“Don’t forget our Christmas party on December 15,” shouts Nancy Glowski as another person walks away with a shopping cart full of food. Nancy, who has lived in this area off and on for the past 24 years, knows everyone personally. She got very well acquainted with being the reference person when she was running her own grocery store and restaurant. Now she volunteers for the SLO Food Bank and spreads information about the food distributions through word of mouth.
Twice a month, one of our warehouse workers drives 90 minutes to deliver food to this remote distribution site within a community of 300 people. Usually more than 50 of them show up to pick up the fresh produce, meat, bread and shelf-stable items. Not everybody can make it today, though. It’s December and many residents cannot drive on the streets that have been flooded with mud after recent rainfalls. But thanks to Nancy, they will still be able to receive the help they need. “This is a wonderful community, and I love everyone of them,” she says joyfully as she fills her car with food items that she will later deliver to her home-bound neighbors’ houses.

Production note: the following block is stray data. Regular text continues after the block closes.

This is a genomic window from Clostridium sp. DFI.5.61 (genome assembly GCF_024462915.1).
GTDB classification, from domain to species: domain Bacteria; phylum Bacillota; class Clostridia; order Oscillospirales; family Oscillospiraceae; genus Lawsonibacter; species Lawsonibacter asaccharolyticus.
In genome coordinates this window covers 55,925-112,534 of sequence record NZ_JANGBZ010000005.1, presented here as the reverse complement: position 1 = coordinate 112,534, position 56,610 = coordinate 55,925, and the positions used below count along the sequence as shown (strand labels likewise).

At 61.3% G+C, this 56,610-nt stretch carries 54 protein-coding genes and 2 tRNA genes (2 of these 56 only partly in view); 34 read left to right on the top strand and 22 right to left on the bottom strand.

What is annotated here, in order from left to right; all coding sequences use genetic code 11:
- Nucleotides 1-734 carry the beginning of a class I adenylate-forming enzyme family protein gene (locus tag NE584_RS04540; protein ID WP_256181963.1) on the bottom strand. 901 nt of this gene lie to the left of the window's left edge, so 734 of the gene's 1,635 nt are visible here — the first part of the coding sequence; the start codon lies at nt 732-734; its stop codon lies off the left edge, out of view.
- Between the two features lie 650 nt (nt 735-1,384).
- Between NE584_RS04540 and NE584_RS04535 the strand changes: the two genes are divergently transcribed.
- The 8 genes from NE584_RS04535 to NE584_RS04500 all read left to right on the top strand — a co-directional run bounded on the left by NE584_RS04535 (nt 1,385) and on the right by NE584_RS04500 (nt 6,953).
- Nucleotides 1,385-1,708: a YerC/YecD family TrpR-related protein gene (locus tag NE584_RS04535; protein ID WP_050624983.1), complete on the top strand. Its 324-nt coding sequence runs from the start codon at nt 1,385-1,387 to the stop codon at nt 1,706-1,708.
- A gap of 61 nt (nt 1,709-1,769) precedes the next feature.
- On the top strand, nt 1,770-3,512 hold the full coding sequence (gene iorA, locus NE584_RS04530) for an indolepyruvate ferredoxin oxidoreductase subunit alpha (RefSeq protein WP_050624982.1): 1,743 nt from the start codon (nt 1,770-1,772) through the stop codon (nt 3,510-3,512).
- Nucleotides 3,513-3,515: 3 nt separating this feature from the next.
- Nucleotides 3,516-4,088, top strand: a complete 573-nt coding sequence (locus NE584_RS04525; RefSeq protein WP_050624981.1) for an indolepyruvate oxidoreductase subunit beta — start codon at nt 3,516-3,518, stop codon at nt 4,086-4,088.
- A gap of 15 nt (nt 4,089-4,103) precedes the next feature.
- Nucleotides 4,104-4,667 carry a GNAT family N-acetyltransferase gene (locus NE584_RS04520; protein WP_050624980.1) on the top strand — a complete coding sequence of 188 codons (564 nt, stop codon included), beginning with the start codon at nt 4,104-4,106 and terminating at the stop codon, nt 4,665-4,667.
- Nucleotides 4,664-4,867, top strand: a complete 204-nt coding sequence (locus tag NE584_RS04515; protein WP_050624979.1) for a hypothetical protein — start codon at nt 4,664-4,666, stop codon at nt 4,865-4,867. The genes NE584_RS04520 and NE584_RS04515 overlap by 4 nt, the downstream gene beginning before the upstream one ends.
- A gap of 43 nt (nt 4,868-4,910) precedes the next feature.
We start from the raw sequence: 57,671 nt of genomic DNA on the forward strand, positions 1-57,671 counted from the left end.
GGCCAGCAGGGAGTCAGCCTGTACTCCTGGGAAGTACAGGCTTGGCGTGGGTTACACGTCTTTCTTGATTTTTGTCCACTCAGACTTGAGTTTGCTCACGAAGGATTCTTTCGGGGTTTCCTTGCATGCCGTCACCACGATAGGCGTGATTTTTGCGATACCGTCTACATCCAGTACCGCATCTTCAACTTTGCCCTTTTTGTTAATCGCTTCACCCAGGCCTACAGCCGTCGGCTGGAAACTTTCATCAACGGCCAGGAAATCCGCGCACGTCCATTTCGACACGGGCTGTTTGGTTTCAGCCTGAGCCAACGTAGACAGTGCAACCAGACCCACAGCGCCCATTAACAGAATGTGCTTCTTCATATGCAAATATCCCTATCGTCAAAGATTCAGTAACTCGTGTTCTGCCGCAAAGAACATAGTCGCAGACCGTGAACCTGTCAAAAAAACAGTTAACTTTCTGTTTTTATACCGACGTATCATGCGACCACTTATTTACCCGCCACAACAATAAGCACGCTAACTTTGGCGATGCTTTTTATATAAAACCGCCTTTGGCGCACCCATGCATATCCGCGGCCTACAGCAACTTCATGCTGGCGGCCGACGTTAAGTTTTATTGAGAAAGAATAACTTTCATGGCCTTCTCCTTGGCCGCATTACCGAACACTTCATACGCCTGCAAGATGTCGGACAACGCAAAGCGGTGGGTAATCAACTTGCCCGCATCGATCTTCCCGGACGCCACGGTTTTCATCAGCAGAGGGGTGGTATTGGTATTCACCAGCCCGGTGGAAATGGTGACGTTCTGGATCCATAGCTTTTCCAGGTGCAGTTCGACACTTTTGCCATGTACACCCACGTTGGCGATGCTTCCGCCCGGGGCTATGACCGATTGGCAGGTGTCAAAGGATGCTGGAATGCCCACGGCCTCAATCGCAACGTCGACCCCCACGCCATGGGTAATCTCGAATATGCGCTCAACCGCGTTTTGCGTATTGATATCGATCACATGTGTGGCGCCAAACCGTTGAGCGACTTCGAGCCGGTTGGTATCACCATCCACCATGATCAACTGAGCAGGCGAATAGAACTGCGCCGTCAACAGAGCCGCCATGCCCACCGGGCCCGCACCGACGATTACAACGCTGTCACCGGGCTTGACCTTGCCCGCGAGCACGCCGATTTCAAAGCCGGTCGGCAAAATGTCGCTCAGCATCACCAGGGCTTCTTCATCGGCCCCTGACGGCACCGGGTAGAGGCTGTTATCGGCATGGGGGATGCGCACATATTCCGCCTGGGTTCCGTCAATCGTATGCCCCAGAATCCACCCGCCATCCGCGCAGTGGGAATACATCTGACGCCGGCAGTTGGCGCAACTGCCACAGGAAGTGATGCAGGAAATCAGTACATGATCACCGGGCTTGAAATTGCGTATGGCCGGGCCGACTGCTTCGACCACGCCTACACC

Two of the first people waiting in line are Richard and Carol with their dog Buddy. The couple first started to use this community support twenty years ago when they had just moved here from the bay area to live closer to her parents. Both of them remember that the initial distributions were held inside the library building. Nowadays the food is handed out next to Food Bank truck outside where Richard and Carol still thankfully accept their share. “The Food Bank has helped us tremendously over the years,” states Carol who always hopes for bread since she knows many dishes she can make with it. “We especially appreciate the support during the holidays because we are able to feed our whole family from the food we receive.”